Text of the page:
Melting ice

Today, the Arctic is warming twice as fast as anywhere on Earth, and the sea ice there is declining by more than 10% every 10 years. As this ice melts, darker patches of ocean start to emerge, eliminating the effect that previously cooled the poles, creating warmer air temperatures and in turn disrupting normal patterns of ocean circulation.

Rapid glacial melt in Antarctica and Greenland also influences ocean currents, as massive amounts of very cold glacial-melt water entering warmer ocean waters is slowing ocean currents. And as ice on land melts, sea levels will continue to rise. Even if we significantly curb emissions in the coming decades, more than a third of the world’s remaining glaciers will melt before the year 2100. When it comes to sea ice, 95% of the oldest and thickest ice in the Arctic is already gone.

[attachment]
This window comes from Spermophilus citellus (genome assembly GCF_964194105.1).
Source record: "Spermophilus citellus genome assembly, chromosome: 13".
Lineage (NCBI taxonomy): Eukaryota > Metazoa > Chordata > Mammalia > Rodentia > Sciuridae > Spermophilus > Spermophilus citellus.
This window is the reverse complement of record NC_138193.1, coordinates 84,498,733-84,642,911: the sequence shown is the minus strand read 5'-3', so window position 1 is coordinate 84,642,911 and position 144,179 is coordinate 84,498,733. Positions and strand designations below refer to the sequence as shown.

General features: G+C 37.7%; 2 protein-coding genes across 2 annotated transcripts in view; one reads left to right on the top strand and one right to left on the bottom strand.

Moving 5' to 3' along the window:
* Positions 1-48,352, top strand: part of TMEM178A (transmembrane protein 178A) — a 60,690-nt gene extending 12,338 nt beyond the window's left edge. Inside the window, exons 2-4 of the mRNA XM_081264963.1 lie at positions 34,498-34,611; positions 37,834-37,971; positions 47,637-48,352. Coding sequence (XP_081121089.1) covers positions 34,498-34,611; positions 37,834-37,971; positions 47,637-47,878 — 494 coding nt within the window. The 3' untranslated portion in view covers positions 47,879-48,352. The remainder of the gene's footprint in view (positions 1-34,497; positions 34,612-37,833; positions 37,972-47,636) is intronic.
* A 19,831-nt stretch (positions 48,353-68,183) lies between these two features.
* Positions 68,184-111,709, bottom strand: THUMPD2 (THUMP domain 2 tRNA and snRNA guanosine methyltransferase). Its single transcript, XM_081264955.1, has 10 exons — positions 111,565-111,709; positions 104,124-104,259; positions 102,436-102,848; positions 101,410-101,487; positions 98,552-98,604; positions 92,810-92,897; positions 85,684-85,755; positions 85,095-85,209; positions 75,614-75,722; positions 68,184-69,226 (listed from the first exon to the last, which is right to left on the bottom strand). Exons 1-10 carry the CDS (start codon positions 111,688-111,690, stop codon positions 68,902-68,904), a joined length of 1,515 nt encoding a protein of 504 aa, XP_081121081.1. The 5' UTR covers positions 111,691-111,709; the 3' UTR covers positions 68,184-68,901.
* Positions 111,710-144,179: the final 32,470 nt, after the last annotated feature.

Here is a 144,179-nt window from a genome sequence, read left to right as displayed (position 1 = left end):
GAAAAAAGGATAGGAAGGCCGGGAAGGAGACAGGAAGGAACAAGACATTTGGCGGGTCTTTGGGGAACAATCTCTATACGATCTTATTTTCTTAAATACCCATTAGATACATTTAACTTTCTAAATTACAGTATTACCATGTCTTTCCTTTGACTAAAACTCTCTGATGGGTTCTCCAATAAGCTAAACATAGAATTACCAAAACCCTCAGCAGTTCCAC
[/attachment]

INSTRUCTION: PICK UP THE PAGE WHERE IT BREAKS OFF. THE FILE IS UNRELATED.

What happens to the ice sheets, glaciers and sea ice across the world impacts all of us, in the form of extreme weather patterns, flooding, drought, and threatens crop yields. The majority of the world’s major cities are coastal, and a 2°C increase in global average temperature could result in a 20-ft eventual sea-level rise, affecting more than 375 million people.